Prescription medication – it’s all relatively simple, isn’t it? Pharmaceutical companies carry out research and development, produce, and deliver medicines through established distribution channels. We go to a health care professional if something isn’t right with our health or for regular check-ups, are diagnosed, go to our local pharmacy to fill our prescriptions (paying only a copay of course, as health insurance pays the rest), and pick them up soon after. Our medicines are of high quality, make us better, and are generally accepted in society as a good thing.
That’s not how it works for the estimated 4 billion people at the bottom of the economic pyramid who live in the urban slums and rural villages of developing and emerging countries. Approximately 1.7 billion of them lack access to essential medicines, even though 95% of those drugs are no longer patented. The time and expense involved in visiting a doctor often leads these patients to self-diagnose, and pharmaceuticals are frequently out of stock, carry high mark-ups, or are counterfeit.
While these facts show a great need for improvement, the main questions is: Is there a demand for reasonably-priced, high quality medicines in developing countries? Interestingly, numbers gathered by the IFC and the WRI show that aggregate annual household spending on health of those living on less than $3,000 per year is more than $150 billion (PPP). A third of this health budget is spent on pharmaceuticals. Much of the world’s future growth is expected to come from emerging and developing markets. Companies who want to unlock the potential of these countries need to rethink business models.
So what has to be done to tap this market – and improve health situation of four billion consumers? The report Bringing Medicines to Low-Income Markets aims to inform pharmaceutical companies and other actors looking to more effectively form business models suited to serve low-income patients, specifically those earning less than $3,000 per year. The guide was commissioned by GIZ. The Federal Ministry for Economic Cooperation and Development of Germany (BMZ) and Sanofi jointly financed the publication that was developed and written by Endeva and supported by Planet Finance Germany. It provides an overview of the market for medicine at the “base of the economic pyramid” (BoP), and describes challenges in the current market environment. With insights derived from an analysis of over 100 case studies and 30 interviews, it proposes solutions to address these challenges.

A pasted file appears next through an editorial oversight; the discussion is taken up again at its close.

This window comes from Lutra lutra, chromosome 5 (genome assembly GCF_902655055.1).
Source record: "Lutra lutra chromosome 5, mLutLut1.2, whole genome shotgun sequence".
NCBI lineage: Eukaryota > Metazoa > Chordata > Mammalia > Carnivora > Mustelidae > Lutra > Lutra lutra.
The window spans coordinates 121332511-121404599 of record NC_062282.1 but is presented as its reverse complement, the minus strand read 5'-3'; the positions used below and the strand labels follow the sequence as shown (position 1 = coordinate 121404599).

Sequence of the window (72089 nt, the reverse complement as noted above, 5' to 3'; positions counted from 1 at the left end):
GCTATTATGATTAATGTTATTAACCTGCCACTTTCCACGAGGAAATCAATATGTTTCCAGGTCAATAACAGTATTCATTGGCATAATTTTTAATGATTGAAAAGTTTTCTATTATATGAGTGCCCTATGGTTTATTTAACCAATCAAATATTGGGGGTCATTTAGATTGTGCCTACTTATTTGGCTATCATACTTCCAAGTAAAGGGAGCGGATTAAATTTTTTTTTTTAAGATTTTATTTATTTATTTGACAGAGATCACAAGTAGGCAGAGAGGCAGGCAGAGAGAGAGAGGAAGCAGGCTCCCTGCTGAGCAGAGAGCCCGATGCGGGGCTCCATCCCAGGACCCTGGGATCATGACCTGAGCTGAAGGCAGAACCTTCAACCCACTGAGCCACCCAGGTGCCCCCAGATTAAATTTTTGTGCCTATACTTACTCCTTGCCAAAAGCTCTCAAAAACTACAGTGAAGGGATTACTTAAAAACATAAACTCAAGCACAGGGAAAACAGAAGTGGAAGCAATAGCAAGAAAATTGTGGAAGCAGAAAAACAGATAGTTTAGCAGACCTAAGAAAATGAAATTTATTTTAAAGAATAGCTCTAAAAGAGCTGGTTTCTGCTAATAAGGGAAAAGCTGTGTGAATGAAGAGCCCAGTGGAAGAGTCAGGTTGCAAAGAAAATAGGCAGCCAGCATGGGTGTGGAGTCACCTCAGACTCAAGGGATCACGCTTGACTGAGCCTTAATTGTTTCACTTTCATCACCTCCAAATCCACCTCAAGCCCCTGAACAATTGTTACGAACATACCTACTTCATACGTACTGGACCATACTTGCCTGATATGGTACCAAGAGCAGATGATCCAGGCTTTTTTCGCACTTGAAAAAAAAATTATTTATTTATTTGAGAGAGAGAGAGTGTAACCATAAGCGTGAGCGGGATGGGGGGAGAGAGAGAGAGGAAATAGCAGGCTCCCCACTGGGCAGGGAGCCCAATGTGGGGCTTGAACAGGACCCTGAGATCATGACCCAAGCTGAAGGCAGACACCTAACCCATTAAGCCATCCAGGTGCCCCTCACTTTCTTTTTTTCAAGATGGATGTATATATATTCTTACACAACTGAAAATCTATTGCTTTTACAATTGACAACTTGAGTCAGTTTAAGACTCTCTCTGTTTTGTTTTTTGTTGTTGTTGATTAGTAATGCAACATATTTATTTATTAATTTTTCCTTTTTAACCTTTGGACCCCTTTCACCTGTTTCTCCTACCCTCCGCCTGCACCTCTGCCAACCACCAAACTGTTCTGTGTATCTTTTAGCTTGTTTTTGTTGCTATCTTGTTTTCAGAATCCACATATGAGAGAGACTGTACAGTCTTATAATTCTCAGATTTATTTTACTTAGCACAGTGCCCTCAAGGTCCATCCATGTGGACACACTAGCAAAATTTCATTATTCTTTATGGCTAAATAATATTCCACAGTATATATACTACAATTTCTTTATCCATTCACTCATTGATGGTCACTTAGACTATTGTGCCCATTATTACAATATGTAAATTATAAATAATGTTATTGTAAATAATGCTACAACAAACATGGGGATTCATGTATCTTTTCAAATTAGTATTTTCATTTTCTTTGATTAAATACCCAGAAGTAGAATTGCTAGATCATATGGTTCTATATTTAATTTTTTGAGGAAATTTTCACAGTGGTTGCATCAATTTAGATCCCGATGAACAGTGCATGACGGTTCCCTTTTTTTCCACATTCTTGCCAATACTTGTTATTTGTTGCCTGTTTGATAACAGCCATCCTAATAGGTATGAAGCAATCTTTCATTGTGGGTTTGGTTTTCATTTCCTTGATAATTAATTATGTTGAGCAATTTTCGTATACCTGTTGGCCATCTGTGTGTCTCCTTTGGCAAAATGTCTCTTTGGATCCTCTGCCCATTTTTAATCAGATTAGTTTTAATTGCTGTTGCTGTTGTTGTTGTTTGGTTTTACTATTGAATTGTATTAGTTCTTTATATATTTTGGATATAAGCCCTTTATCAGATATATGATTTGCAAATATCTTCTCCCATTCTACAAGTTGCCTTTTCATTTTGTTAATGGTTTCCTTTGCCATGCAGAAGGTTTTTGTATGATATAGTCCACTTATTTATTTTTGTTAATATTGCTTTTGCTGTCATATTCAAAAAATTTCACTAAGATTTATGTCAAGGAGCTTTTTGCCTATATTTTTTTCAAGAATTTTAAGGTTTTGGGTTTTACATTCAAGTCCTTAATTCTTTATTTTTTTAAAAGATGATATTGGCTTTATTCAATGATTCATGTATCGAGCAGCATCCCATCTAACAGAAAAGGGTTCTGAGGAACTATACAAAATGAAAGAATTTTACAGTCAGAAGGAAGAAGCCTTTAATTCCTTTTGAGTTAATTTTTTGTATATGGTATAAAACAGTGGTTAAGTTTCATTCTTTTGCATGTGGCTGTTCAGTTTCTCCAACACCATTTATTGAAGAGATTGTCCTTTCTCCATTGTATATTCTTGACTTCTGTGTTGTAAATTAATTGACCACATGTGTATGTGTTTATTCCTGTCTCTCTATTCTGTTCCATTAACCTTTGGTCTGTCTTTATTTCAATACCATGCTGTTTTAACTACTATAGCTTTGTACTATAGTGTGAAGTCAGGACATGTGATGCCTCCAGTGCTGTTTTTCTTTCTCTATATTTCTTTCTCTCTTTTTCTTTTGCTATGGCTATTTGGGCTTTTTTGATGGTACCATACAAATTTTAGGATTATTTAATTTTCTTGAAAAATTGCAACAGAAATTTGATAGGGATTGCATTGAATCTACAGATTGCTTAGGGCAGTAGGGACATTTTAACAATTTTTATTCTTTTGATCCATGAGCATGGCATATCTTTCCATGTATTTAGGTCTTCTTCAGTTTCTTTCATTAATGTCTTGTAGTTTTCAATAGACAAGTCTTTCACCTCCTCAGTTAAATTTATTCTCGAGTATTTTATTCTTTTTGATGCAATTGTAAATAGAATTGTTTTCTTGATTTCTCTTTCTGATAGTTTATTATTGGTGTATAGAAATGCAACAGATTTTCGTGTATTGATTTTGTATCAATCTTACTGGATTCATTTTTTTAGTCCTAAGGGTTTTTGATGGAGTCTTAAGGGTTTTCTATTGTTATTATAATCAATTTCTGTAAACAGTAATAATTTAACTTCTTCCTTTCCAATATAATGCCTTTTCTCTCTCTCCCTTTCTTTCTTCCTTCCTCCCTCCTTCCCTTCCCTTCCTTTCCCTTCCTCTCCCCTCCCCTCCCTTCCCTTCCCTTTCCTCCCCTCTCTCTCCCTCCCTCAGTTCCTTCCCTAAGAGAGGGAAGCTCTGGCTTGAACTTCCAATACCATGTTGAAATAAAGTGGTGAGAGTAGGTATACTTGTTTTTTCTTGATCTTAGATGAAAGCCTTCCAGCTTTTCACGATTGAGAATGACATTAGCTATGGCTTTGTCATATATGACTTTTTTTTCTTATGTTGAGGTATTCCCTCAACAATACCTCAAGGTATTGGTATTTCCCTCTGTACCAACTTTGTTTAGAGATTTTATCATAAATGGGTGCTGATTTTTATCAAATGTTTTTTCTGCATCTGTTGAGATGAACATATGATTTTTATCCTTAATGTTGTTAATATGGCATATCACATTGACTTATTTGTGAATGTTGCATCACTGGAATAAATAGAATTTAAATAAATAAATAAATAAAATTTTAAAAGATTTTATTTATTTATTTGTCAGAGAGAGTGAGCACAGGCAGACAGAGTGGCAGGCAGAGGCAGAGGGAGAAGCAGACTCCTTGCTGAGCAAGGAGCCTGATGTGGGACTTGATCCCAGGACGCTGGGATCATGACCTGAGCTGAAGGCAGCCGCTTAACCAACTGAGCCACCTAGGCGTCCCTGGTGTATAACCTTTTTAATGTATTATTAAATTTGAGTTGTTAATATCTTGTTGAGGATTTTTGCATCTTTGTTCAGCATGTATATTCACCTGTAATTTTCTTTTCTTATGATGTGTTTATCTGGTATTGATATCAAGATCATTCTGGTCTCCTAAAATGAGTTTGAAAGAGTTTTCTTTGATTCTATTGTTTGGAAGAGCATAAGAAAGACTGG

To support companies in putting these solutions into practice, the report presents the 4As+1 tool. It is structured along four dimensions: Facilitating acceptance means developing an understanding for the target market and adapting products according to patients’ needs. Providing information and education, ideally in conjunction with neutral partners, can enhance awareness. Proper dispensing and distribution need to be put in place to ensure availability of medicines. Innovative financing mechanisms and pricing methods make products more affordable. Further, a fifth A is needed to realize the full potential of the 4As, as working with key actors in the health ecosystem can contribute the success of a business endeavor. While there are currently only a few sustainable business models implemented, more and more organizations are interested in and willing to find new ways to better serve low-income patients with medicine and health services. We want to help them do it!
Note: I would like to thank Solveig Haupt and Alyssa Rivera, who co-authored this blog post